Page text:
Saturday, July 15, 2017

ArtWeek and Al Pastor

Des Moines' summer season of festivals is in full swing. This weekend Des Moines hosted it's 20th annual Arts Festival in Western Gateway Park. What started decades ago as Art in The Park near the Des Moines Art Center has grown and evolved into a huge festival with nearly two hundred artists from all over, features food and live music, and has been the recipient of a number of major awards including the Gold Grand Pinnacle Award for the past three consecutive years. It's hard to believe but more than two million people have visited the festival. I remember around the ten year anniversary the festival was usually held on the downtown bridges, but it quickly outgrew the limited space in that part of downtown and found it's current home in Western Gateway Park.

The same weekend as the downtown arts festival there is also an equally popular arts festival held at the State Fairgrounds called ArtFest Midwest. The Varied Industries Building on the fairgrounds is the scene and 250 regional artists display their works. It's a bit more casual than the downtown festival but just as exciting- and air conditioned! Besides being able to view, and purchase, art from local and regional artists, there are also a lot of activities for kids and a lot of tasty food choices as well, with many vendors who will also be there for the State Fair in August. There is a free shuttle bus to take visitors back and forth so you can catch both without having to drive and park. Pretty convenient.

You might wonder what this has to do with food...... there actually is a roundabout connection. The festival in Western Gateway Park is not only a showcase for artists from all across the country, it's also a preview of coming attractions for "fair food" and a great opportunity to try out some of the food trucks that are increasing in number every summer. Since the city loosened the restrictions allowing food trucks, it's been growing like a wildfire. This year downtown Des Moines, the Capitol complex, and many of the larger office parks regularly see food trucks parked and open for service during the lunch hour. People here are embracing this new way to try food you might not normally try. The city has come a long way from the early days of Mexican food trucks set up in odd locations, often out of the way from the action of downtown, and around office areas. It wasn't that long ago that truly was the only kind of food truck in the city, and although some of them looked a little sketchy, alot of people swore by them for authentic Mexican food at great prices. For a lot of us, it was an introduction to tacos like we'd never seen before.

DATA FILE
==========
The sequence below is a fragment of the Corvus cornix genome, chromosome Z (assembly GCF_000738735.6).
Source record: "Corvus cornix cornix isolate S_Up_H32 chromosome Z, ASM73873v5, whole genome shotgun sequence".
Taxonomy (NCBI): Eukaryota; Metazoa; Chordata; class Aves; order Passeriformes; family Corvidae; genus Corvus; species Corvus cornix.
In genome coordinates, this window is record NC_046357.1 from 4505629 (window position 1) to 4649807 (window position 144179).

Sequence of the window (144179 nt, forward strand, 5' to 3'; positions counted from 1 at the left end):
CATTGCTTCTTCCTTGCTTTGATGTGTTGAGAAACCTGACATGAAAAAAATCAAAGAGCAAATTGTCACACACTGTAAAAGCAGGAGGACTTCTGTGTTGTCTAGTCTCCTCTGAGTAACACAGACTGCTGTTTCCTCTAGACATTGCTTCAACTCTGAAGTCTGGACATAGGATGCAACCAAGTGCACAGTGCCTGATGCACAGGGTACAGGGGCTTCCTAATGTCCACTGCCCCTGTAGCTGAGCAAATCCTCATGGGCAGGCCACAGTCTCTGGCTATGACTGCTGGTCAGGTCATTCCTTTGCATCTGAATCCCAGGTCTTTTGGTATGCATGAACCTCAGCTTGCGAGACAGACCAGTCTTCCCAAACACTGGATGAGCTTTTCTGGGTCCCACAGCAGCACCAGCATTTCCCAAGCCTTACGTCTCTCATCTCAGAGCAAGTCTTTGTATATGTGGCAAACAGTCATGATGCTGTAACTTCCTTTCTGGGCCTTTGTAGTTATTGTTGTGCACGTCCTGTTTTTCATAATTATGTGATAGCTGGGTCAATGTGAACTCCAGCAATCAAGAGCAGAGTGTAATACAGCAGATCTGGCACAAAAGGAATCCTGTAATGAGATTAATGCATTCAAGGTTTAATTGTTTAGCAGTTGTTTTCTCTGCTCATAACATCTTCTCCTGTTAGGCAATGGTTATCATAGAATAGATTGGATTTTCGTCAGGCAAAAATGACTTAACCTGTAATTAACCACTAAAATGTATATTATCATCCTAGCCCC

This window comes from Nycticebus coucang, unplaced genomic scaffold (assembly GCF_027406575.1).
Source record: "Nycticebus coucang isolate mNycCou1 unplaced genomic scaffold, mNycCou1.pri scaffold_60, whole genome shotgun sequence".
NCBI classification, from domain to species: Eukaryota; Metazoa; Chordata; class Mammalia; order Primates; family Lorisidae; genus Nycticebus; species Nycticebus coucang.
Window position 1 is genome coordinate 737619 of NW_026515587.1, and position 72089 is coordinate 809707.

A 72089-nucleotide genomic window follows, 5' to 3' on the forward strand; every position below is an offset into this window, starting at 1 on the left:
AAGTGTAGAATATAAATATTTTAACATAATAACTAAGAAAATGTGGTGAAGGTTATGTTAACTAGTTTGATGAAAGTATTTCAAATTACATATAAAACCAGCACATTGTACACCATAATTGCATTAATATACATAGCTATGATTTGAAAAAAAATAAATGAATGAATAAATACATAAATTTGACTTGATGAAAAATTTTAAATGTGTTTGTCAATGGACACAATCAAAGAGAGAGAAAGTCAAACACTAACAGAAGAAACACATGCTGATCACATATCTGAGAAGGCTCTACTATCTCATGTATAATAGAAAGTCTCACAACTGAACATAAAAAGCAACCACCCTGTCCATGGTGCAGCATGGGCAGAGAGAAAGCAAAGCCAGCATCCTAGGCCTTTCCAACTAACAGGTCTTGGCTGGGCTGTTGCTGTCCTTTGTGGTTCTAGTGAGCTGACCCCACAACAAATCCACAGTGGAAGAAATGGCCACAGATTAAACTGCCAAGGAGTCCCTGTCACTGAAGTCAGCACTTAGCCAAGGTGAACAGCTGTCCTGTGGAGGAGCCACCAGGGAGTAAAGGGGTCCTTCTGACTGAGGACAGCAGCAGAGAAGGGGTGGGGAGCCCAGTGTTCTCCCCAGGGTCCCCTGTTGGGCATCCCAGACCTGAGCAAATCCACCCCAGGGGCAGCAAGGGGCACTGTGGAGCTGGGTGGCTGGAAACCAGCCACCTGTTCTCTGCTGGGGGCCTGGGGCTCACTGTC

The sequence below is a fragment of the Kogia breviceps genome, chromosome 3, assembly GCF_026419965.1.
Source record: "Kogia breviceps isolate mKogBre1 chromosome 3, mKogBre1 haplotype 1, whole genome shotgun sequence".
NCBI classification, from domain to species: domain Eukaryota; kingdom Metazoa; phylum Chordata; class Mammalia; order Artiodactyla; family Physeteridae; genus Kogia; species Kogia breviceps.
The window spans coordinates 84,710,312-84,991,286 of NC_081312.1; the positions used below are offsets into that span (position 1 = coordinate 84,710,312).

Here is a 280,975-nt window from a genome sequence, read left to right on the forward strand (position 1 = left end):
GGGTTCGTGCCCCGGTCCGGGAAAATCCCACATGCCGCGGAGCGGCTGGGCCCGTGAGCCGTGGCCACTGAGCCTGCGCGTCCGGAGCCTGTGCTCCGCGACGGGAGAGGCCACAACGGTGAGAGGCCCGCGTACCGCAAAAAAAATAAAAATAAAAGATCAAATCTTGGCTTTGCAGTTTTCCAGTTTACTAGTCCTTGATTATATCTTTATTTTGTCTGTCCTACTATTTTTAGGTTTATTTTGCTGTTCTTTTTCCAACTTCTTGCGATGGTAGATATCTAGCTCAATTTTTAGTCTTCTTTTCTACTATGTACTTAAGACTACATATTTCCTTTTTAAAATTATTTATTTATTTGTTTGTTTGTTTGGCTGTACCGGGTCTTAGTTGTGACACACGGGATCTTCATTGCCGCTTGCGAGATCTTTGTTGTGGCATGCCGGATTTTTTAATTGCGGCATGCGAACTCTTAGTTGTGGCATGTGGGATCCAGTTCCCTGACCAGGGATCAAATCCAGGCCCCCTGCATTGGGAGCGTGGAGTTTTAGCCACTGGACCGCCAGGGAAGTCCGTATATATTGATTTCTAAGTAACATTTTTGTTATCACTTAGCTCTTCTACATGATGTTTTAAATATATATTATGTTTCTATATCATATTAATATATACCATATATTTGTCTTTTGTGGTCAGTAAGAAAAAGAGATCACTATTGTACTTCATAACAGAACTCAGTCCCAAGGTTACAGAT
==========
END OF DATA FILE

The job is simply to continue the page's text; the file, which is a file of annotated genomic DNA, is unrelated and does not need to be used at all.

Tacos al Pastor is becoming a very popular menu item in Latin restaurants and food trucks these days, and for good reason. The tender juicy pork takes on the sweet pineapple flavors and hint of spice from the peppers. You often see the pork cooked on rotisseries like the ones used for gyros, and carved off the pile of stacked pork cuts for each serving. It's fantastic and one of my favorite Mexican/Latin dishes. Of course at home, we don't have one of those fancy rotisseries and don't need to make that much pork at one time. That's where the pork chop comes in. As an Iowa girl I grew up loving a juicy Iowa pork chop as much as any other all American food and as an adult I appreciate the way pork lends itself to many different flavors and cuisines. In this simple version of al Pastor the chops are marinated in sweet pineapple and orange juices, warmed up with chili powder, cumin and chipotle pepper, with onion and garlic for kick. I grill these chops to get some good caramelization and grill marks from the sugars in the marinade. I had more marinade than I needed for my pork chops so I threw a couple chicken breasts in there as an experiment. I bet they will be just as delicious. I might even make a little bowl of pineapple, cilantro and jalapeno salsa to serve with the chops. This recipe is perfect for thick-cut Iowa chops.

Pork Chops Al Pastor

1 cup crushed pineapple with juice
zest and juice of one orange 
zest and juice of one lime
1/2 cup chopped onion
3 cloves garlic
2 tablespoons chili powder
1 teaspoon cumin
2-3 chipotle chilies with a little adobo sauce
1 teaspoon salt
1 teaspoon pepper
6-8 inch thick pork chops, bone-in

In a blender or food processor, place the onion, garlic and chipotle peppers. Add some of the pineapple and puree the vegetables. Combine all other ingredients except chops and mix. 

Pour over chops in a large zip top bag and distribute over the chops. Allow the chops to marinate in the mixture for at least four hours.

When ready to cook, remove chops from marinade and discard marinade. 

Grill chops using a grill or grill pan to 145 degrees for pork. Since I threw a couple chicken breasts in the marinade those guys will cook to 165 degrees.

Check out those grill marks!
Serve chops with cilantro rice or some roasted potatoes and avocado tomato salad or grilled corn. I just love the combo of pineapple, citrus and a bit of heat from chilies and you know I am allllll about the Iowa pork. 

The chicken turned out delicious!
Disclosure of Material Connection: I have not received any compensation for writing this post. I have no material connection to the brands, products, or services that I mentioned. I am disclosing this in accordance with the Federal Trade Commission's 16 CFR, Part 55: "Guides Concerning the Use of Endorsements and Testimonials in Advertising."

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